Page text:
Economists have long acknowledged that physical attractiveness affects wages. Highly attractive men and women generally earn more than ordinary people doing comparable work. But it’s not clear why this linkage exists. To answer this question, two scientists recently reported on a study designed to uncover the root cause of this so-called beauty premium. Their results imply that physically attractive people make more money not because they’re beautiful, but rather because they’re healthier, more intelligent, and have more pleasant personalities.
Their study tracked the careers and physical attractiveness of over 15,000 people for more than ten years. Participants were interviewed starting around age 16 and again at ages 17, 22, and 29. In each interview, they shared their gross personal earnings over the previous year and described their current occupation and health status. They also completed personality assessments and IQ tests. After each interview, their physical attractiveness was rated on a five-point scale.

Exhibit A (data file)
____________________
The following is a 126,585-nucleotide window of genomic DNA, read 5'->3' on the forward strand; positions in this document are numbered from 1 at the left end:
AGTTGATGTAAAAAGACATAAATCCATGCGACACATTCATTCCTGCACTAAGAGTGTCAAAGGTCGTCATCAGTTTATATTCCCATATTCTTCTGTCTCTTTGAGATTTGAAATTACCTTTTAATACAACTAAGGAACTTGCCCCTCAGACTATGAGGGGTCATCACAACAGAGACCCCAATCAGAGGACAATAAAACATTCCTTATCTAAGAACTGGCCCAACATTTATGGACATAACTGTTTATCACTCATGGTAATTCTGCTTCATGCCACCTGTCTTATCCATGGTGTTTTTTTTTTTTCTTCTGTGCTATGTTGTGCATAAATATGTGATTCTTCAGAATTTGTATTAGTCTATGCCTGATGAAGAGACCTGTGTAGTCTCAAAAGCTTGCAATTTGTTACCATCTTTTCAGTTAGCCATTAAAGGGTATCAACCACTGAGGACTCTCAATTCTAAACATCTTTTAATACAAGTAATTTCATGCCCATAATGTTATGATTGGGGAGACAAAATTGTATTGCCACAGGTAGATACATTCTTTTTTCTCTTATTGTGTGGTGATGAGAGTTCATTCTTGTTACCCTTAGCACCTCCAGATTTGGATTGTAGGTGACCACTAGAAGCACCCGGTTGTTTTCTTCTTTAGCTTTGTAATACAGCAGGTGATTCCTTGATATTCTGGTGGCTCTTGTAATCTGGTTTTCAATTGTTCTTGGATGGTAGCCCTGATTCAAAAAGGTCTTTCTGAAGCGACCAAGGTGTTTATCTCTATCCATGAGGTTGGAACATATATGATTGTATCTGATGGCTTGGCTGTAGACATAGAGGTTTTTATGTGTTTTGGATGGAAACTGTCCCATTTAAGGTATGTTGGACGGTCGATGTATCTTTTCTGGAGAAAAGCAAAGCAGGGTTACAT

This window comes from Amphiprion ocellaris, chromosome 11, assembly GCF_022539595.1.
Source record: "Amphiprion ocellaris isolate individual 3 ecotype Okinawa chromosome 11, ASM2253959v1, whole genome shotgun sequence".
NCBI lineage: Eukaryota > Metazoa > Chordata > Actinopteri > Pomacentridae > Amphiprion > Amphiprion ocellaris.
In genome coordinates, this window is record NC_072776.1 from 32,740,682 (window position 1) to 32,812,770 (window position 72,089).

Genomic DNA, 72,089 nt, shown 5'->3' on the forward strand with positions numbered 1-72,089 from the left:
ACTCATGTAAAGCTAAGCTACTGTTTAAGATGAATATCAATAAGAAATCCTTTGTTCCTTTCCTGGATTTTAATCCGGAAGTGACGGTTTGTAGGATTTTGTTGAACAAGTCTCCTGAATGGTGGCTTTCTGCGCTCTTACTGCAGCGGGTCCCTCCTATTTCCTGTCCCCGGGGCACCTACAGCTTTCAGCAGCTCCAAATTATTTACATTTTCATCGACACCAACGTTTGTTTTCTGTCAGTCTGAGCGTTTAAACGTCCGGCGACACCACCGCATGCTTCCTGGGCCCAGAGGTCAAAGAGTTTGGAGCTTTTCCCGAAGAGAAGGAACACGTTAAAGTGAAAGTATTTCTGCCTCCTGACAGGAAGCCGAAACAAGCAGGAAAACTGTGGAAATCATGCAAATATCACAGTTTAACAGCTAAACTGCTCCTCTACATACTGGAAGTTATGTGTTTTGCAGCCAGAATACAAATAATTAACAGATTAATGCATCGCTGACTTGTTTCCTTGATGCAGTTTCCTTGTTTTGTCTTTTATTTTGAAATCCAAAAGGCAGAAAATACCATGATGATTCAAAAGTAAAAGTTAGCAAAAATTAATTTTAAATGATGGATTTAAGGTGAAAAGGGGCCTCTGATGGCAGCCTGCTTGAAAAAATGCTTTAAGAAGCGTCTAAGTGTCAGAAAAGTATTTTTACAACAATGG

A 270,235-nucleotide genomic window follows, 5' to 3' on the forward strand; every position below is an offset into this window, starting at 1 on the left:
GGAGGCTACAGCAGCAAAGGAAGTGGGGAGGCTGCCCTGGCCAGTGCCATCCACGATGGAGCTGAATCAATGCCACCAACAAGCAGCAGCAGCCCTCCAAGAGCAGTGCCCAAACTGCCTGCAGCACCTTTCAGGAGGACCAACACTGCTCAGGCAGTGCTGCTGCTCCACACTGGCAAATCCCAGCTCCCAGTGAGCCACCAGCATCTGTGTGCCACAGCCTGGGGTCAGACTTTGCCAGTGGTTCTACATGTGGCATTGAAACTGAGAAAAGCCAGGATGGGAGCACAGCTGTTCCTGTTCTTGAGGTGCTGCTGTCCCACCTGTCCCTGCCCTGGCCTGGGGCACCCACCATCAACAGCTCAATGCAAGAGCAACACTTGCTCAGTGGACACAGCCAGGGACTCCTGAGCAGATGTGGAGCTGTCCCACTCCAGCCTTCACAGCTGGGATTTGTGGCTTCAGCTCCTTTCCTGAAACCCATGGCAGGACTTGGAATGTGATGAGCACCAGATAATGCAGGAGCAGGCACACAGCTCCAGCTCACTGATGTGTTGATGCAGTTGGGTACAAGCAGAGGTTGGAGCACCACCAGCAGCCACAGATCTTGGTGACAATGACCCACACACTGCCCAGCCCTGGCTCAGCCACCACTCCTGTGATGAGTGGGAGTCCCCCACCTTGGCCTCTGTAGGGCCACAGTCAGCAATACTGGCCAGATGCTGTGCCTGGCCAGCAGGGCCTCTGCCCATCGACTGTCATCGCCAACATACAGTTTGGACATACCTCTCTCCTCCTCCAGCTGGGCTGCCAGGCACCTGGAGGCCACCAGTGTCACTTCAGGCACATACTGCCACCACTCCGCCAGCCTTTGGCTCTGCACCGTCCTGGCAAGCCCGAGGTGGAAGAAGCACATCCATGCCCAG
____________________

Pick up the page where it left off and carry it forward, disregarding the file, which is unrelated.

The team used the data to test three leading hypotheses for why the beauty premium exists: employer discrimination against physically unattractive employees, the natural tendency of physically attractive employees to pursue jobs in which physical attractiveness is rewarded, and the possibility that more physically attractive workers may genuinely differ from their less attractive counterparts in ways that affect productivity.
They found that the final hypothesis was the primary reason for the wage gap. Apparently, very physically attractive people aren’t excelling at work due to their looks, but rather because they more often possess qualities like good health, high intelligence, and extraversion.
This conclusion was further supported by a rather unexpected finding: Individuals rated as very unattractive actually earned more than those rated unattractive, average looking, or even attractive. The reason again came down to individual differences. Very unattractive individuals attained higher levels of education and had higher IQ scores than the other groups.
In essence, these results suggest that it’s not looks influencing pay grade, per se. Certain desirable qualities may just be more pronounced in select groups of people, who also happen to be either very attractive or very unattractive.